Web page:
Abstract

The 2015–2017 #RhodesMustFall and #FeesMustFall protests at South African universities and elite public schools in South Africa highlighted the continuing legacy of colonialism in our schooling and higher education system, which they experience as cultural and symbolic violence as well as class, race, gender and linguistic inequalities. The protests pointed us to the power of coloniality in shaping what counts as legitimate language and literacy practices in South African education.

Colonial constructs of language as bounded and standardised named languages, monolingual and Anglonormative ideologies are at the heart of educational inequalities in South Africa, leading to many emergent bilingual learners being viewed with a deficit. University students asked for a decolonised higher education curriculum and challenged their lecturers to reflect on curriculums and pedagogies that centre Western episteme while marginalising Southern epistemologies. Working in teacher education, particularly in language and literacy education, students not only challenged us to decolonise our pedagogies in teacher training but also challenged us to work with prospective teachers in ways that will prepare them for decolonising language and literacy education in schooling.

This paper is a reflection on the ways in which I disrupted monolingualism and Anglonormativity in an English medium university by creating a translanguaging space (Li Wei, 2017) or a linguistic third space (Anzaldua, 1987; Flores & Garcia, 2013) where students could engage in hybrid communicative practices in preparing activities that are inclusive of multilingual learners. Thus, this paper presents a case study of language and literacy pre-service teachers working multilingually to delink from monolingual and Anglonormative language and literacy pedagogy to promote a pedagogy that draws on children’s socio-cultural resources (Ngugi wa Thiong’o, 1986; Mignolo, 2017).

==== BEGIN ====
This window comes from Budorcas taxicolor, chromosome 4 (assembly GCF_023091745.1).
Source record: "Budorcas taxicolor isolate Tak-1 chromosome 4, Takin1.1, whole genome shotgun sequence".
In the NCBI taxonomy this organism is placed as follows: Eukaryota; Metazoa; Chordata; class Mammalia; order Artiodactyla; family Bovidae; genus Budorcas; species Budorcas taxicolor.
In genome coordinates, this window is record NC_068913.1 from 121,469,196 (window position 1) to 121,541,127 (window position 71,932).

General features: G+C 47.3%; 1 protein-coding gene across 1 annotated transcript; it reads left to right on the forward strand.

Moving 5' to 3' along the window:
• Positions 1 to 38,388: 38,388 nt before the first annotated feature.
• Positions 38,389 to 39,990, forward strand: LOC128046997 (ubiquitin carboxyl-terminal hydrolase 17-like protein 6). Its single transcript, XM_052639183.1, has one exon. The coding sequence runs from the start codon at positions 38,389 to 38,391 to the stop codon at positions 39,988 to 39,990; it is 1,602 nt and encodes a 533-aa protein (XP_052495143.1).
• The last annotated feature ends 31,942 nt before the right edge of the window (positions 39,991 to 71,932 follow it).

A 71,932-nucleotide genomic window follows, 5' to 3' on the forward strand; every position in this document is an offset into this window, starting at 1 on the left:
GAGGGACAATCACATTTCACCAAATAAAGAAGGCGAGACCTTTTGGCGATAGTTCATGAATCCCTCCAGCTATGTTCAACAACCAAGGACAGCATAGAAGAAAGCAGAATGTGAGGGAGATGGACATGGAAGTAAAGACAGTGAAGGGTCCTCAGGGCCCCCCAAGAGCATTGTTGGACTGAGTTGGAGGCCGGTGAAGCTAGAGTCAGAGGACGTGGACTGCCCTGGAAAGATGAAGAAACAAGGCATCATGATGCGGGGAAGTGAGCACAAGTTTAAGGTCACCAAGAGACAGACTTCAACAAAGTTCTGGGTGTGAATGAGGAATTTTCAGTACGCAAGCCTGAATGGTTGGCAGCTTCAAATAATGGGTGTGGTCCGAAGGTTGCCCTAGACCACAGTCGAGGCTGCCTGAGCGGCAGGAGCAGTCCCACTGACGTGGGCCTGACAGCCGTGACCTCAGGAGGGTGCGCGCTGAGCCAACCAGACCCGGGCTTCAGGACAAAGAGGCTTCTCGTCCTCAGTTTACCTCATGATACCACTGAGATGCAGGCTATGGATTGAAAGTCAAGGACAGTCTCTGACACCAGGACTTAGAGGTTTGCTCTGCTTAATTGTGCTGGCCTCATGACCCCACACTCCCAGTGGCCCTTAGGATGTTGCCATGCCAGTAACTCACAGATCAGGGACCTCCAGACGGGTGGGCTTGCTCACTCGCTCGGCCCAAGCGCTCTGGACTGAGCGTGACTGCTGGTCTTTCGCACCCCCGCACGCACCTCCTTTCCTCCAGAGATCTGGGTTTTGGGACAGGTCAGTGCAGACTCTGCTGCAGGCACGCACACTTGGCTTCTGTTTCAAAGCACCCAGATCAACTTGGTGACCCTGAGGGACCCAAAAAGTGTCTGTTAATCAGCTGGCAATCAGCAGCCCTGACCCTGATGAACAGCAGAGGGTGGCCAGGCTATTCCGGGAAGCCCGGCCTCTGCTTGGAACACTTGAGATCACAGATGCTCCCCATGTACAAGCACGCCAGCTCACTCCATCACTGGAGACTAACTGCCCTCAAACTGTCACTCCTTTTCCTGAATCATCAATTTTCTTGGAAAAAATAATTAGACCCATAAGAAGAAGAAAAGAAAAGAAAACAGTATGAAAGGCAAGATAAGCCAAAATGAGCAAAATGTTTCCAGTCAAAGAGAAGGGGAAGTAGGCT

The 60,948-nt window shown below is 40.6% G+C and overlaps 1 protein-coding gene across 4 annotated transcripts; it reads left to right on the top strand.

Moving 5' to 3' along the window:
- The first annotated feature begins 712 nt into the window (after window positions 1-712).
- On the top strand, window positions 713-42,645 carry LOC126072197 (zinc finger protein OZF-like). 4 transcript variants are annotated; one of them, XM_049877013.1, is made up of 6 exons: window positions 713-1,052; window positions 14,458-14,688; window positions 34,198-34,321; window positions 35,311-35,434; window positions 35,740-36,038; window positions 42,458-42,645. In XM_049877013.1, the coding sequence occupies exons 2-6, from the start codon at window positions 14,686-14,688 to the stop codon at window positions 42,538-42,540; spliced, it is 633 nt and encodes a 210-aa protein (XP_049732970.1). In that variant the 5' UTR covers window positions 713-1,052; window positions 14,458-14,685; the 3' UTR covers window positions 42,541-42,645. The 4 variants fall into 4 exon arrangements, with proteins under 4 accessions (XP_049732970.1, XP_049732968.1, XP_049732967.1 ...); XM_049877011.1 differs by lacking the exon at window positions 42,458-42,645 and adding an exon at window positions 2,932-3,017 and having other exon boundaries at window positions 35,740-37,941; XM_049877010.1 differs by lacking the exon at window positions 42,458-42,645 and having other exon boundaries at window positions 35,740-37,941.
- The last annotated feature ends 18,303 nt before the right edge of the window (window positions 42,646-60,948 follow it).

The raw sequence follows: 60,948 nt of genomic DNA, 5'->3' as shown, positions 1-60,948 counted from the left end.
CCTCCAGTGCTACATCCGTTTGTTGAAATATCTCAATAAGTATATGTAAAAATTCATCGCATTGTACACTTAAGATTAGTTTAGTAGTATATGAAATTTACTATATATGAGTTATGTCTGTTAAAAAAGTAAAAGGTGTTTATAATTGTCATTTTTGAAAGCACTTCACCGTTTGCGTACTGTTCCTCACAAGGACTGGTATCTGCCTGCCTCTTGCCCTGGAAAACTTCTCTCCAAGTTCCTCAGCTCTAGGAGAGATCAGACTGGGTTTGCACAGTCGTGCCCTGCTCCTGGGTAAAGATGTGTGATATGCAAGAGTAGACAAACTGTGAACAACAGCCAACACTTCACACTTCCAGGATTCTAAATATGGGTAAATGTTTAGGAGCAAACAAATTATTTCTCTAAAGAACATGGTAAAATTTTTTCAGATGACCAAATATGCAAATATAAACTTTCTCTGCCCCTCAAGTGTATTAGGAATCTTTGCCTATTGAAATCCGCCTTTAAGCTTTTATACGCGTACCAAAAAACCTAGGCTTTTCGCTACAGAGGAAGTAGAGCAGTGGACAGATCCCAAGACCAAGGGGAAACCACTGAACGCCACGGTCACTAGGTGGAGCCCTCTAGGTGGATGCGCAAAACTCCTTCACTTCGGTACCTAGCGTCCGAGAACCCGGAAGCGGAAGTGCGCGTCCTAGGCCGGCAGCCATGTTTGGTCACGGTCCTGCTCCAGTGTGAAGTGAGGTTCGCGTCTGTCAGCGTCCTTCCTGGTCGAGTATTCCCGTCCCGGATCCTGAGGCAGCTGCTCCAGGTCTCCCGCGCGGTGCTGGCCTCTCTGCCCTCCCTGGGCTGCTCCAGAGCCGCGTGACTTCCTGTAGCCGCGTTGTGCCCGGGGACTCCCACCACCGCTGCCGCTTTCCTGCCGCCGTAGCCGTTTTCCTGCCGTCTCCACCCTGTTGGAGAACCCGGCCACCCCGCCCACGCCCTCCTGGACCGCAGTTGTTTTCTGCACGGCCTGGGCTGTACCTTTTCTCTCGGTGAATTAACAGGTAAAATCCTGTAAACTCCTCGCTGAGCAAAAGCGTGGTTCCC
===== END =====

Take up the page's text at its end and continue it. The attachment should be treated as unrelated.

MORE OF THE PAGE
References

Anzaldua, G. 1987. Borderlands/La Frontera: The New Mestiza. USA: Aunt Lute Books.

Flores, N., Garcia, O. 2013. Linguistic Third Spaces in Education: Teacher’s Translanguaging across the bilingual continuum. In D. Little, C. Leung & P. van Avermaet (Eds). Managing Diversity in Educations: Languages, Policies and Pedagogies, pp 243-256. New Perspectives in Language Education.

Mignolo, W. (2007). “Delinking: The Rhetoric of Modernity, the Logic of Coloniality and the Grammar of De-Coloniality.” Cultural Studies 21 (2‒3): 449‒514. https://doi.org/10.1080/09502380601162647

Ngũgĩ wa Thiongo. (1986). Decolonising the Mind: The Politics of Language in African Literature. London: James Currey.

Bio

Xolisa Guzula is lecturer in multilingual and multiliteracies education at the University of Cape Town. She has interest in language and literacy as social practice; biliteracy development; emergent literacy; critical literacies; multimodality; third spaces and bilingual children's literature. She is a doctoral student researching third spaces as a way of disrupting monoglossia and monomodal education and is one of the founders of the bilingual Molo Mhlaba School, in Khayelitsha, Cape Town.